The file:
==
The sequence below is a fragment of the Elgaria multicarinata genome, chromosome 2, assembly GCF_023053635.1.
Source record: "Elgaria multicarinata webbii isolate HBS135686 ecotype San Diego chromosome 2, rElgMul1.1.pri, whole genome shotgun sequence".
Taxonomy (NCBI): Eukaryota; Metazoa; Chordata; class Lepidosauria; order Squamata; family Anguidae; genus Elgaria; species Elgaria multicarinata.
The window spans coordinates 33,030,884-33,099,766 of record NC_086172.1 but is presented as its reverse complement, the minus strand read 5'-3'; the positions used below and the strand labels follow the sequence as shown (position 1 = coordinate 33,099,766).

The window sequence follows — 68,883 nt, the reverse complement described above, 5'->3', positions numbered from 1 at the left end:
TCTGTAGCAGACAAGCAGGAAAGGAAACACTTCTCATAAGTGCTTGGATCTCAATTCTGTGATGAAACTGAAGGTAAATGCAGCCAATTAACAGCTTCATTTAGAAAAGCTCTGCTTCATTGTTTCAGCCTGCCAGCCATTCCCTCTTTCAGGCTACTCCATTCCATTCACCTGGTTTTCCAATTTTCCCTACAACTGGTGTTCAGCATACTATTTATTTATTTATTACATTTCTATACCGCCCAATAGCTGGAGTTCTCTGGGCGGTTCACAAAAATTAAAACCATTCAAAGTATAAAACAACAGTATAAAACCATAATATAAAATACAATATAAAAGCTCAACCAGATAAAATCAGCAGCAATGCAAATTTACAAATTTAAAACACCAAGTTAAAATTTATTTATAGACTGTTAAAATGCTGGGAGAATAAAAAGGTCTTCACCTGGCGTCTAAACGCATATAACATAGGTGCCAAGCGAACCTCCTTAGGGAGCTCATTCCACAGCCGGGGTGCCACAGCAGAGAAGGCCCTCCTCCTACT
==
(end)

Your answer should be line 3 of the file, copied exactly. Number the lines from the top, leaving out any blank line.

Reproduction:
Taxonomy (NCBI): Eukaryota; Metazoa; Chordata; class Lepidosauria; order Squamata; family Anguidae; genus Elgaria; species Elgaria multicarinata.